According to the Canadian Association of Petroleum Producers (CAPP), 79 per cent of the world’s oil reserves are controlled by national governments. Out of the 21 per cent left accessible to private industry, more than half is located in Alberta’s oil sands.
Prime Minister Stephen Harper and his administration insist that exploiting the oil sands is necessary and beneficial to our country’s long-term economic health. But for the average Canadian, it can be tough to see exactly where these benefits lie.
So which are the corporations, businesses and individuals with big stakes, who stand to gain from tar sands operations? And how much are they worth?
Part one of this series focused on the top oil extractors in Fort McMurray, and part two looked at companies transporting the product through major pipeline systems. Now, we take a look at some of the companies with high stakes in other areas.
Oil upgraders and refineries
While there is some conventional oil extracted from the tar sands, the region’s primary oil product is bitumen. Bitumen is a heavy, viscous type of oil that must be treated before it can be turned into usable fuels like gasoline and diesel.
Before even reaching the refinery, the bitumen goes through an upgrading process that adds hydrogen to the carbon substance and removes contaminants like sulfur and nitrogen. Then, once the product has been upgraded (and diluted), it can be transported via pipelines to refineries across North America.
The most prominent energy companies working on extraction in Alberta also operate upgrade and refining facilities. According to the Alberta Energy website, there are currently five upgraders in the province, operated by major producers like Suncor, Syncrude and Canadian Natural Resources Ltd.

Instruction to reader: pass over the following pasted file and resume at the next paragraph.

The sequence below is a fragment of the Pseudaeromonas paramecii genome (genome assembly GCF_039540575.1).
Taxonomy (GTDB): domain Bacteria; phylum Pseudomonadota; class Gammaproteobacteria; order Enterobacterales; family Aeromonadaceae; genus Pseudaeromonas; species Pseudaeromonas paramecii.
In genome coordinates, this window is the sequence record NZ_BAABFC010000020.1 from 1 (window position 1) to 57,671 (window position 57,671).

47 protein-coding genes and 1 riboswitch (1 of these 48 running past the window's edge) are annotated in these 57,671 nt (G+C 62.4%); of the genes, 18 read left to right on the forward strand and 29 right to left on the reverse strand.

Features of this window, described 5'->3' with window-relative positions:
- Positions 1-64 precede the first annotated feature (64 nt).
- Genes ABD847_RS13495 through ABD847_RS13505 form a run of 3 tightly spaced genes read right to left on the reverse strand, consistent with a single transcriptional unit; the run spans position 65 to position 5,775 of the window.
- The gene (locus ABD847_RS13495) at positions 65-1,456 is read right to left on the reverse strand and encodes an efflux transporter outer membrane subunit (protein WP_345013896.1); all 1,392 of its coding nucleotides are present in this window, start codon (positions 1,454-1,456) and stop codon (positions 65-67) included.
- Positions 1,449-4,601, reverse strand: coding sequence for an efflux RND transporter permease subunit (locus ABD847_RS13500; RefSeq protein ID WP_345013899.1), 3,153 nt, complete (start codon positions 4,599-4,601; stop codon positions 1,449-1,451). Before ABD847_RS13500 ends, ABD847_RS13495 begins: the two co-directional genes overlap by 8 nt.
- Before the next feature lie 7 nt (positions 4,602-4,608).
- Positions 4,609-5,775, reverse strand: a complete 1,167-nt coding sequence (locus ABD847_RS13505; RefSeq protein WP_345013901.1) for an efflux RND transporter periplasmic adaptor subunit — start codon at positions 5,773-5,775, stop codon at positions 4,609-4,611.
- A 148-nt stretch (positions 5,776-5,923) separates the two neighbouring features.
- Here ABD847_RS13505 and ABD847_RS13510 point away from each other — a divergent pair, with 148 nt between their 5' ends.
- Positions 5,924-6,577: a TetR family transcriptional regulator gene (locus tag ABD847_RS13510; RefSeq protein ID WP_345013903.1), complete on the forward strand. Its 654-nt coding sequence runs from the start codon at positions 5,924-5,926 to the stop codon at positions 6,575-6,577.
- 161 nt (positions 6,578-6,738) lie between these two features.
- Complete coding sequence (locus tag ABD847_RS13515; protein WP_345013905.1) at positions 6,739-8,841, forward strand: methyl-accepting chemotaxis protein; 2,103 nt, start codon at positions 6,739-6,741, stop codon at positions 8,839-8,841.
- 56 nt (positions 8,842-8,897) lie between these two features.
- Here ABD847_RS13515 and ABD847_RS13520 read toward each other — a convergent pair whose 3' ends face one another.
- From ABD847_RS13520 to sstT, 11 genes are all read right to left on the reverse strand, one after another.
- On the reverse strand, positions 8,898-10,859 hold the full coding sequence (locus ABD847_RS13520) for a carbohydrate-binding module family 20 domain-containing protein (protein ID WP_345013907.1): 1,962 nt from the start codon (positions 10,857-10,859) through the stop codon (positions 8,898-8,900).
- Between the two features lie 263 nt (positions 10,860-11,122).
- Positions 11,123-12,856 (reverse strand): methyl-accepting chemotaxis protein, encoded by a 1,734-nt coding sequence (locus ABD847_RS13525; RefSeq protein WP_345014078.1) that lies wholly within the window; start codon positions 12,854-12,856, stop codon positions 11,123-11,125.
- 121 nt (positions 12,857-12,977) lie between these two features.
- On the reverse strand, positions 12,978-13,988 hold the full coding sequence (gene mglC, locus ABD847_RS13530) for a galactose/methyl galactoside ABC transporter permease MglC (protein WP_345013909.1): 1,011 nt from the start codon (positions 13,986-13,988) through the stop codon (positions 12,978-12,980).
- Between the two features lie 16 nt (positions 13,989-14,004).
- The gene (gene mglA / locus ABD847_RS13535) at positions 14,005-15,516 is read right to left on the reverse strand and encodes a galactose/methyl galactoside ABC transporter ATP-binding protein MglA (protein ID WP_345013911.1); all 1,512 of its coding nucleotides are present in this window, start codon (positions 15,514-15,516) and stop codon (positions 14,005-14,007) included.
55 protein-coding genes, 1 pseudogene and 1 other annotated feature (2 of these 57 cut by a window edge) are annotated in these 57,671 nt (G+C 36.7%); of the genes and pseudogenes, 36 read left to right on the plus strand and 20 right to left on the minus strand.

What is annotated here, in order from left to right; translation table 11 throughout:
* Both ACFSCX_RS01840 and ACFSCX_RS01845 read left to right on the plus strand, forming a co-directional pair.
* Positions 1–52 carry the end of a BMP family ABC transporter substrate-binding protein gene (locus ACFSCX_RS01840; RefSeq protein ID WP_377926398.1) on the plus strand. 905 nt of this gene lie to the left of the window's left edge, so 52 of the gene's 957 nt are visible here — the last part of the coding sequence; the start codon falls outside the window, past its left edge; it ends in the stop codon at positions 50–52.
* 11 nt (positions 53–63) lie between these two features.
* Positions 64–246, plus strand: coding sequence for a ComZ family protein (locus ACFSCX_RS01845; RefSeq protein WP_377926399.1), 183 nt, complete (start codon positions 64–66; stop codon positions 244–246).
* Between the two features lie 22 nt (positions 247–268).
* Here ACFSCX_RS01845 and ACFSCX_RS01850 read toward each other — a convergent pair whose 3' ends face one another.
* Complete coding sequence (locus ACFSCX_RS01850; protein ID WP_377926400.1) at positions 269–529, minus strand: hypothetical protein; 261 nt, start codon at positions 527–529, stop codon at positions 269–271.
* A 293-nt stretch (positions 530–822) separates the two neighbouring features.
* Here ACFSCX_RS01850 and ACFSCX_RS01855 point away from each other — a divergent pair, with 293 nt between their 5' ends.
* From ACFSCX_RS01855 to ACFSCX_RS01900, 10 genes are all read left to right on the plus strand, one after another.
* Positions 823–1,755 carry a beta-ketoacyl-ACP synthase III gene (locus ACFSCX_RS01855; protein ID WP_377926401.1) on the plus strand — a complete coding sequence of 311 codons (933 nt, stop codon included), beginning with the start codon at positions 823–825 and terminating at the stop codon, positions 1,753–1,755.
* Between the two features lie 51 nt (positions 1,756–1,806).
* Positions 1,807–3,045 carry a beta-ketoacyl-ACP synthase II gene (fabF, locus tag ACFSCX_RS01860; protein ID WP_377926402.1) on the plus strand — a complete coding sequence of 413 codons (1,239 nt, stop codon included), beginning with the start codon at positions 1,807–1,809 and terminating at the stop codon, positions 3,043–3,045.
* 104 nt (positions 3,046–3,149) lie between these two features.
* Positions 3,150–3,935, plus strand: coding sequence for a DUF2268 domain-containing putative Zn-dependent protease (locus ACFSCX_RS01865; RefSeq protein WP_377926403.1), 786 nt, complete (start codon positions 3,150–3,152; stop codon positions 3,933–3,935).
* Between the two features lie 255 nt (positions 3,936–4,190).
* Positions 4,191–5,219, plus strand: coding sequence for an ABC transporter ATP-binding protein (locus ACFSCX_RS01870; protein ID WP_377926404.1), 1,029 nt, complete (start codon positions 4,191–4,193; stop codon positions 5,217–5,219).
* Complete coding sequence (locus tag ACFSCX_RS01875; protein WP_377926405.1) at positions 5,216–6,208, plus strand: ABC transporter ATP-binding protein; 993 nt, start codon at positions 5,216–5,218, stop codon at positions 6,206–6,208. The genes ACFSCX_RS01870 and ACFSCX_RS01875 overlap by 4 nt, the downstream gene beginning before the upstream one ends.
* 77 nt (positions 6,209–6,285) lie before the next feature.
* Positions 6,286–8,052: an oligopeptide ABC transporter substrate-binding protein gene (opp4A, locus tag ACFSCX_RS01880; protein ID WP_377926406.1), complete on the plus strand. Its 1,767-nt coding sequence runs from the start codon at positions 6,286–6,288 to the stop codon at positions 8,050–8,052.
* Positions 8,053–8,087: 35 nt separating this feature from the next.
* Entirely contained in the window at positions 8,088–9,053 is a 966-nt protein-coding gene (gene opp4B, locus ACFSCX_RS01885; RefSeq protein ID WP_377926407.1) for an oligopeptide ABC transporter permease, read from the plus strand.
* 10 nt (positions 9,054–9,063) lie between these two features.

Suncor, one of the oldest and most profitable tar sands extractors, also operates refineries in four different locations, processing oil sands crude into refined products to serve markets around North America. Its major refinery in Edmonton, Alta., runs entirely on oil sands crude, and it has other refineries in Quebec, Ontario and Colorado. In fact, the Colorado Suncor plant recently came under fire for a spill leaking petroleum products into creeks near the South Platte River.
Imperial Oil operates another refinery in Strathcona, Alberta – though it is run on conventional oil rather than oil sands crude.
The third major refinery in Alberta is operated by Shell Canada, and according to its website, it was the first to exclusively process synthetic crude from oil sands products.
A large proportion of upgraded tar sands product also ends up in the United States, where other oil and gas companies operate their own refineries. Many of these are located at key points connected by the major pipeline systems, in places like Illinois, Montana, Ohio and Utah.